Sin Eater Blends Fact and Fiction in an Ambitiously Delicious Debut Novel

Hello, everyone! May started off with a slump with the mediocre Crimson Bound, but luckily it rebounded with Megan Campisi’s Sin Eater, a novel that combines all of my favorite things: Elizabethan history, murder mysteries, and delicious descriptions of food. The book isn’t perfect, but as Campisi’s literary debut, it knocked my cynical socks right off. Inventive, well-researched, and surprisingly touching, Sin Eater is the perfect book to lose yourself in this Memorial Day Weekend.

puppy sleeping GIF by SLOTHILDA

Synopsis: When newly-orphaned May Owens steals a loaf of bread, she expects a harsh punishment, but nothing prepares her for being named the town’s newest Sin Eater. Forced into silence, and pushed to the fringes of society, May must spend her days hearing the sins of the town and consuming them later in symbolic Eatings, thus absolving the dead of their guilt. But when the other Sin Eater refuses to eat an unrecited sin at the Eating of a highborn woman in Queen Bethany’s court, she is tortured and executed. Helpless, but determined to avenge her companion’s death, May must discover who was responsible for placing the false sin, and and in doing so finds herself at the deadly heart of Elizabethan politics.

Sin Eater: A Novel: Campisi, Megan: 9781982124106: Amazon.com: Books
Such a gorgeous cover!

My take: Sin Eater is one of many books to fall prey to deceptive marketing, but unlike lesser works (Crimson Bound), actually manages to surpass any false expectations. Branded as “The Handmaid’s Tale meets Alice in Wonderland,” the novel is actually pretty unique, drawing on factual historical events and infusing them with some dystopian horror.

The strongest parts of Campisi’s novel are her attention to historical detail and her character building. Any fans of Elizabethan history will immediately recognize the true historical people who served as the basis for characters like Queen Bethany, Black Fingers, Katryna Seymaur, and Lady Corliss. I was at first put off by how little Campisi altered the names of real people, but as the novel wore on, I started to realize the cleverness of it. The world of Sin Eater is one very similar to our own, yet separated by the thinnest of lines. So even though there are obvious resemblances between Campisi’s characters and their historical counterparts, she uses what we know about these people against us, almost daring the reader to predict what might happen, and subverting their expectations.

Our protagonist, May Owens, is a special kind of hero, one whose outer gentleness and empathy for others belies her harsh upbringing and internal toughness. As we see the world through her eyes, Campisi allows the reader to observe the small, beautiful parts of Elizabethan society, while also drawing their attention to its absolute cruelty. May’s style of narration dominates Sin Eater, which spends the majority of its time in reflection, rather than action. Because of her status as a Sin Eater, very few characters in the novel speak to May, and those who do only address her indirectly. In the hands of another author, this might have allowed for a host of one-dimensional secondary characters, but May is so observant, and so eager to connect with those around her, even as they shun her, that side characters have small, but vivid parts in the novel. What’s fascinating is how much space Campisi gives to societal outcasts, characters like actors, lepers, and criminals, that other novels would have never touched. As a novel about the Elizabethan age, yet told from the perspective of a pariah, the reader gets a rare look into the lives of the people that history prefers to leave behind.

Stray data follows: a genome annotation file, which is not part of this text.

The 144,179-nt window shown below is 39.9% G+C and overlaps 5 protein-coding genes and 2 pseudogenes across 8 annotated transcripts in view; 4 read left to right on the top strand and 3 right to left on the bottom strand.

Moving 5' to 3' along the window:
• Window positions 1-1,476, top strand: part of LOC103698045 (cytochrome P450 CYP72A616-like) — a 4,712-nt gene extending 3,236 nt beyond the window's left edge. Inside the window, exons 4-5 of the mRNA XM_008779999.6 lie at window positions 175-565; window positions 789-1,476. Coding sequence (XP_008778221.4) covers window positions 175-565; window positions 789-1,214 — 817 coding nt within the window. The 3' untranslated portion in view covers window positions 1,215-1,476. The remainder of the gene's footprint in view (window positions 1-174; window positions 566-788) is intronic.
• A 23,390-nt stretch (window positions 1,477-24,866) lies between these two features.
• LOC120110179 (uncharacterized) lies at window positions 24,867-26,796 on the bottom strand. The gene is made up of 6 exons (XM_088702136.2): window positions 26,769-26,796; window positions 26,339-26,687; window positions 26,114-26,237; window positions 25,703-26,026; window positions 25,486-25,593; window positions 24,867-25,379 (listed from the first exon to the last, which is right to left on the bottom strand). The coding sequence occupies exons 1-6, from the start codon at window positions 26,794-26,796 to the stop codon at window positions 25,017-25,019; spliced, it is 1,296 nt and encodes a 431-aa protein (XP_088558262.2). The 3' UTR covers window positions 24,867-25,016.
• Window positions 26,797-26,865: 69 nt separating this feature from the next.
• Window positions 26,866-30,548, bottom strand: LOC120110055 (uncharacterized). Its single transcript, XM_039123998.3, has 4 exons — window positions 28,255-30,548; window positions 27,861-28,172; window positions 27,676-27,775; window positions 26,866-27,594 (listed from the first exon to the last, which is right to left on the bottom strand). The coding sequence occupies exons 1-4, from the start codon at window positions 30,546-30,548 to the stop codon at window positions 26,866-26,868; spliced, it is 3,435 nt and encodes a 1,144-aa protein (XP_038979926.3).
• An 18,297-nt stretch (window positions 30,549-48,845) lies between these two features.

At its heart, the novel is an examination of sinning and absolution, and a study about how wealth and class often conceal the worst of sinners from judgment. May is young, female, and poor, yet it’s she who has to hear the sins of the most powerful people in her society, and only she who can ultimately absolve them. Undercurrents of modern feminist thought run through this novel, but I think comparisons to The Handmaid’s Tale overemphasize the role of feminism in the book. While the book does discuss pitfalls of traditional femininity, especially in terms of Eve’s original sin, it has more to do with May defining her worth as a person in a world where being orphaned and penniless is practically a criminal offense. It’s a dark book, but also strangely hopeful and empowering, which was definitely not what I expected from the deliciously gothic cover.

My only problem with the novel is the murder mystery, which hinges on a pretty well-known Elizabethan conspiracy theory. As someone who has read way, way, way too much about Queen Elizabeth, I saw the culprit coming from a mile away. That is the one issue with making the characters in the novel into sketches of their historical counterparts because their motivations are too easy to guess. But if you’re new to Elizabethan history, or just a casual fan, then you will definitely be surprised by the ending. Overall the mystery was well-crafted, just too obvious for weirdo obsessives like myself.

Final consensus: Sin Eater is a unique take on a well-known era, and a fantastic combination of dystopian fiction and Elizabethan history. Her characters are sympathetic, the setting is expertly crafted, and the murder mystery is thrilling, if a little too predictable. You won’t be disappointed. Hopefully Megan Campisi, who was a sous-chef before she was an author, is working on a Sin Eater Cookbook.

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